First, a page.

Has Budget 2017 delivered for unemployed people?

11 Oct 2016

Press Release: 11th October 2016

Has Budget 2017 delivered for unemployed people?

The Irish National Organisation of the Unemployed Pre-Budget Submission was entitled ‘Building a Just Society’. In the Submission, the organisation noted the Government’s acknowledgement that “We accept that the economic recovery remains incomplete and fragile. Many people have yet to feel the benefit of the upturn in the economy. Many families are still struggling financially. Many communities - both rural and urban - have inadequate services and infrastructure.”

Key asks for the INOU were an increase in Jobseekers payments and the end to age segregation for young people on a Jobseekers Allowance payment. It is welcome that Jobseekers payments will be increased by €5 per week, though it would be even more welcome if it commenced from January next year, the traditional starting point for such changes. This is the first increase to these payments since Budget 2009: at that stage the maximum adult payment was €204.30.

However, the supplementary Budget 2009 was the budget that introduced a reduced Jobseekers Allowance rate for young people of €100, initially those aged 18 and 19 years. In subsequent Budgets this was extended out until it applied to people aged 18-24, while people aged 25 could only receive a maximum payment of €144. It must be remembered that JA is a means-tested payment, and that people do not receive €100 unless they fully meet the criteria. So, we are talking about young people who themselves or whose family have few other means. It is disappointing that nothing was done in this Budget to address this inequality, and unacceptable that the €5 increase other people of working age will enjoy will be ‘proportional’ for “JA recipients who are aged under 26 years of age and other recipients on reduced rates”.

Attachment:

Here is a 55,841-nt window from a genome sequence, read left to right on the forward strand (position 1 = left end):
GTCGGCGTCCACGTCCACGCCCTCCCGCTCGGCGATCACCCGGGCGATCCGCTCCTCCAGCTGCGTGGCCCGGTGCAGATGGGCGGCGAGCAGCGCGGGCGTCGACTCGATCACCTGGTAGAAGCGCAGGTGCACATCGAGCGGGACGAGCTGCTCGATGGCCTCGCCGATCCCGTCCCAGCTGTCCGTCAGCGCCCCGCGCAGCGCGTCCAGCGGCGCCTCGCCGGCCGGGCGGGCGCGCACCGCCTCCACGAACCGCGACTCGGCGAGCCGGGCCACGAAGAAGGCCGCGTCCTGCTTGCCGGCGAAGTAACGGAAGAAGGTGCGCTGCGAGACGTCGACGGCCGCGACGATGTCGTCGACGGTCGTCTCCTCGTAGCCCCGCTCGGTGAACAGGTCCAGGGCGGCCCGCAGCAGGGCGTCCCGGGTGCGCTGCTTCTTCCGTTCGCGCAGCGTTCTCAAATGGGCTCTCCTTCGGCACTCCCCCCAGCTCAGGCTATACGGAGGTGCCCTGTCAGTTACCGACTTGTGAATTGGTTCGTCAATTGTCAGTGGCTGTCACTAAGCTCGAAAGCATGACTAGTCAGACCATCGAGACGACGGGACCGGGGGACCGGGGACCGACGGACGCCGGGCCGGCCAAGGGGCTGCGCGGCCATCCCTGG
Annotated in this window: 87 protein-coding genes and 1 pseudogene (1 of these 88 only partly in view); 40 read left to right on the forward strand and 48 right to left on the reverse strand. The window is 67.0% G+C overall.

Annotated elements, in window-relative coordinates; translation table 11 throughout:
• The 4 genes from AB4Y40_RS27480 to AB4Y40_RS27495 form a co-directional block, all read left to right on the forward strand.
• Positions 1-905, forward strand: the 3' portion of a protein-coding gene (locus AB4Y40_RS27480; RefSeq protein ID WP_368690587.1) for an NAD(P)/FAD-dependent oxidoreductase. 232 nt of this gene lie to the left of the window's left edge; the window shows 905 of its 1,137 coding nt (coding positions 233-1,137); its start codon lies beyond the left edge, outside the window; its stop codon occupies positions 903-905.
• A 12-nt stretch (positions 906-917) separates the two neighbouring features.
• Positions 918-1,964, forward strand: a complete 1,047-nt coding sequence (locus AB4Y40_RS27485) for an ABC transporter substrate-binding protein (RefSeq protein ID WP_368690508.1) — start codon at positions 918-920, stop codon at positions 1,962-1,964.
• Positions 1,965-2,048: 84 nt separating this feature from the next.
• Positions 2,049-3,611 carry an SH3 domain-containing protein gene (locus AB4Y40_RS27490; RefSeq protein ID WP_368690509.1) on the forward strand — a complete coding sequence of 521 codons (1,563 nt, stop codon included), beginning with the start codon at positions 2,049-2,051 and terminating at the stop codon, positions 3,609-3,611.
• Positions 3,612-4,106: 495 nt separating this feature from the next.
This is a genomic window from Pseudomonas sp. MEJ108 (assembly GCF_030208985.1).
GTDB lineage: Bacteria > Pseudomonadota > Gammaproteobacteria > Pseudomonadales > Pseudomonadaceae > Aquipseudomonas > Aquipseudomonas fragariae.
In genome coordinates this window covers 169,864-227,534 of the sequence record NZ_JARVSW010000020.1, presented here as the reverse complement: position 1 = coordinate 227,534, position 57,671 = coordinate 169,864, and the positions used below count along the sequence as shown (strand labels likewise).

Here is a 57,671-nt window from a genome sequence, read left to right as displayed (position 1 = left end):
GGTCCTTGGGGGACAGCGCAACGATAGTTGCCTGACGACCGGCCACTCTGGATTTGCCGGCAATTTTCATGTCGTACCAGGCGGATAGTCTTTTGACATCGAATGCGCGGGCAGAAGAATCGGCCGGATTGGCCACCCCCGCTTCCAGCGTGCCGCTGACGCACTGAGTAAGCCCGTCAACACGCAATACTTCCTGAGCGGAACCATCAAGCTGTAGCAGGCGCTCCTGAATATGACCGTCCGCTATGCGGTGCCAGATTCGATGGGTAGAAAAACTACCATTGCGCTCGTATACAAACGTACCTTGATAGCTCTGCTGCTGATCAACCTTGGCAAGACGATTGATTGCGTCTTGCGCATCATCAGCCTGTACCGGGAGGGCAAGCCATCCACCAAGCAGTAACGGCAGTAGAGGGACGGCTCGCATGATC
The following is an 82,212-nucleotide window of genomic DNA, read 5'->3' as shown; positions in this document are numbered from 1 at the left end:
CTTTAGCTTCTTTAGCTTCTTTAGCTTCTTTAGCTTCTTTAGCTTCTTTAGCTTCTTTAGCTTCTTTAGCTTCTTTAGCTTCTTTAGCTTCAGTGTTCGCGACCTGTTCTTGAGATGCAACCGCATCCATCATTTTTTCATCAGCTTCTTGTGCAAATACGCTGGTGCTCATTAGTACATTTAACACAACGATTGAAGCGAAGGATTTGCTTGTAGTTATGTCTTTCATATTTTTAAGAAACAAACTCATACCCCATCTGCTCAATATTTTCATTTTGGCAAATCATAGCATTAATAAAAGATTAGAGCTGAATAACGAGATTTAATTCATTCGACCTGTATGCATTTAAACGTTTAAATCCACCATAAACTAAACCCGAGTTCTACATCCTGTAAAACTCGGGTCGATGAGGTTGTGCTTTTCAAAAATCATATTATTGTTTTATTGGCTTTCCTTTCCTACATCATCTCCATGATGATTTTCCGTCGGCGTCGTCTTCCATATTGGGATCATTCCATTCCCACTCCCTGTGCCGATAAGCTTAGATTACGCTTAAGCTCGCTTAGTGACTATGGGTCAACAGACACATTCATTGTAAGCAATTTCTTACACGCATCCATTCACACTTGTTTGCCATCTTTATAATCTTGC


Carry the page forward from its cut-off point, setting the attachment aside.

Another key ask was the full restoration of the Christmas Bonus and the change in eligibility criteria for unemployed people from 15 months to 12 months a Jobseekers payment, which was sought as this is the time period when people become long-term unemployed and the 15 months relates back to a time when Jobseekers Benefit payments lasted for up to 15months. Though an 85% restoration is a move in the right direction, 100% would have been particularly welcome at a time of year that can be so expensive for unemployed people. It is also disappointing that the eligibility criteria were not changed, cutting the duration a person could be on Jobseekers Benefit was one of the earliest austerity measures taken and has left some unemployed people without access to supports and services.